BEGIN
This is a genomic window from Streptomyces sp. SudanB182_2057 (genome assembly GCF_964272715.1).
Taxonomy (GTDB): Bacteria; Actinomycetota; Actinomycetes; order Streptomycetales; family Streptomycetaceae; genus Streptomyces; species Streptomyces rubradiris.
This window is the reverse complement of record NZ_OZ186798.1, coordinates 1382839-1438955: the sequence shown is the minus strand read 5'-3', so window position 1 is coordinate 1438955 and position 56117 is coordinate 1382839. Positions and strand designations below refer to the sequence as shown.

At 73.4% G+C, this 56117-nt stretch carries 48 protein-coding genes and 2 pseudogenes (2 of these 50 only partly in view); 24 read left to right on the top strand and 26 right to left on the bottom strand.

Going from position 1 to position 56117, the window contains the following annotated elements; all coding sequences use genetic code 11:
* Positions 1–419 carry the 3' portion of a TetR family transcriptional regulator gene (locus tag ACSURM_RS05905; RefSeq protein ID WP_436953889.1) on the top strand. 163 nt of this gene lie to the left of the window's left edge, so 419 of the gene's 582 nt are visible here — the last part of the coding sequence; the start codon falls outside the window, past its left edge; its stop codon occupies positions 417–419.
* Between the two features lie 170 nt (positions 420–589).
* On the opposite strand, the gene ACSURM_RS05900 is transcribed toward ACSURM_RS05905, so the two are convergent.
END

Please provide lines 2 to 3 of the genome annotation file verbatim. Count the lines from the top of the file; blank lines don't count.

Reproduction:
Taxonomy (GTDB): Bacteria; Actinomycetota; Actinomycetes; order Streptomycetales; family Streptomycetaceae; genus Streptomyces; species Streptomyces rubradiris.
This window is the reverse complement of record NZ_OZ186798.1, coordinates 1382839-1438955: the sequence shown is the minus strand read 5'-3', so window position 1 is coordinate 1438955 and position 56117 is coordinate 1382839. Positions and strand designations below refer to the sequence as shown.